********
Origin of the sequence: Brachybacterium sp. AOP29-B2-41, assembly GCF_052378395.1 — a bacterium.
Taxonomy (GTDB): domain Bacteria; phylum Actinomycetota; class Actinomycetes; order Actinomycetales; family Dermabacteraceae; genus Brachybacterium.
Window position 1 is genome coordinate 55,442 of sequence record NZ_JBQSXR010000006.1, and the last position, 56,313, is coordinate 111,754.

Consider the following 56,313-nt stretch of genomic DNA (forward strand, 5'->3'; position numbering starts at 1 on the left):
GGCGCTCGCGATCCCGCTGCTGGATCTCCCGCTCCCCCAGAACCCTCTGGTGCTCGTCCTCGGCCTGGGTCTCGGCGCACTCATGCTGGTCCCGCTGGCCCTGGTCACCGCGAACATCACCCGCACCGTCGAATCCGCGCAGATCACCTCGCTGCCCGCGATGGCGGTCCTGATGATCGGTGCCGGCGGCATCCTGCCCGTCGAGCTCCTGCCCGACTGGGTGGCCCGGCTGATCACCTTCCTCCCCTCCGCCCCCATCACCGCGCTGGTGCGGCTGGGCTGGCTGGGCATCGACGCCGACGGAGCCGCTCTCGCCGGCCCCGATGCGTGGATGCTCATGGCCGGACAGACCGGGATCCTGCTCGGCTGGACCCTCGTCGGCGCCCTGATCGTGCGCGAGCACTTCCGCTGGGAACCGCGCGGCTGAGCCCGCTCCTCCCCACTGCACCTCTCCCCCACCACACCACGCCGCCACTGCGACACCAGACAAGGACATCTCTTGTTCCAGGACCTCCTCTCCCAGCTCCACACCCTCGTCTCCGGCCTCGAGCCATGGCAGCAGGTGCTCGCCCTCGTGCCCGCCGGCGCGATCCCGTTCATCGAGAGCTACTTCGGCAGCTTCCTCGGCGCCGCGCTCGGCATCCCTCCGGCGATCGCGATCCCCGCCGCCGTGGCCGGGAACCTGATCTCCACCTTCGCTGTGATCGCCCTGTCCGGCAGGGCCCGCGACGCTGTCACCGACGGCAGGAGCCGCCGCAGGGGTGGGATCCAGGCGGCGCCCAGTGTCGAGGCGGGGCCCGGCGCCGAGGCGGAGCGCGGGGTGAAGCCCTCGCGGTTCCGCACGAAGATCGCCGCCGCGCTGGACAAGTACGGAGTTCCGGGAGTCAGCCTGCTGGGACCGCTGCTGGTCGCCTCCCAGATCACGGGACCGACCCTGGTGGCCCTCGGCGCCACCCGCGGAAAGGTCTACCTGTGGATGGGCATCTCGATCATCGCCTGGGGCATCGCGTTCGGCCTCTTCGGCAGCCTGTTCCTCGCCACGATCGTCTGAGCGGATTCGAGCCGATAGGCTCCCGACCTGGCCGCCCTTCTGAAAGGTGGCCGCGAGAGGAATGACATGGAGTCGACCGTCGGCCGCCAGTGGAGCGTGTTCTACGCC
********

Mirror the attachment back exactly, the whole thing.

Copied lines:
Origin of the sequence: Brachybacterium sp. AOP29-B2-41, assembly GCF_052378395.1 — a bacterium.
Taxonomy (GTDB): domain Bacteria; phylum Actinomycetota; class Actinomycetes; order Actinomycetales; family Dermabacteraceae; genus Brachybacterium.
Window position 1 is genome coordinate 55,442 of sequence record NZ_JBQSXR010000006.1, and the last position, 56,313, is coordinate 111,754.

Consider the following 56,313-nt stretch of genomic DNA (forward strand, 5'->3'; position numbering starts at 1 on the left):
GGCGCTCGCGATCCCGCTGCTGGATCTCCCGCTCCCCCAGAACCCTCTGGTGCTCGTCCTCGGCCTGGGTCTCGGCGCACTCATGCTGGTCCCGCTGGCCCTGGTCACCGCGAACATCACCCGCACCGTCGAATCCGCGCAGATCACCTCGCTGCCCGCGATGGCGGTCCTGATGATCGGTGCCGGCGGCATCCTGCCCGTCGAGCTCCTGCCCGACTGGGTGGCCCGGCTGATCACCTTCCTCCCCTCCGCCCCCATCACCGCGCTGGTGCGGCTGGGCTGGCTGGGCATCGACGCCGACGGAGCCGCTCTCGCCGGCCCCGATGCGTGGATGCTCATGGCCGGACAGACCGGGATCCTGCTCGGCTGGACCCTCGTCGGCGCCCTGATCGTGCGCGAGCACTTCCGCTGGGAACCGCGCGGCTGAGCCCGCTCCTCCCCACTGCACCTCTCCCCCACCACACCACGCCGCCACTGCGACACCAGACAAGGACATCTCTTGTTCCAGGACCTCCTCTCCCAGCTCCACACCCTCGTCTCCGGCCTCGAGCCATGGCAGCAGGTGCTCGCCCTCGTGCCCGCCGGCGCGATCCCGTTCATCGAGAGCTACTTCGGCAGCTTCCTCGGCGCCGCGCTCGGCATCCCTCCGGCGATCGCGATCCCCGCCGCCGTGGCCGGGAACCTGATCTCCACCTTCGCTGTGATCGCCCTGTCCGGCAGGGCCCGCGACGCTGTCACCGACGGCAGGAGCCGCCGCAGGGGTGGGATCCAGGCGGCGCCCAGTGTCGAGGCGGGGCCCGGCGCCGAGGCGGAGCGCGGGGTGAAGCCCTCGCGGTTCCGCACGAAGATCGCCGCCGCGCTGGACAAGTACGGAGTTCCGGGAGTCAGCCTGCTGGGACCGCTGCTGGTCGCCTCCCAGATCACGGGACCGACCCTGGTGGCCCTCGGCGCCACCCGCGGAAAGGTCTACCTGTGGATGGGCATCTCGATCATCGCCTGGGGCATCGCGTTCGGCCTCTTCGGCAGCCTGTTCCTCGCCACGATCGTCTGAGCGGATTCGAGCCGATAGGCTCCCGACCTGGCCGCCCTTCTGAAAGGTGGCCGCGAGAGGAATGACATGGAGTCGACCGTCGGCCGCCAGTGGAGCGTGTTCTACGCC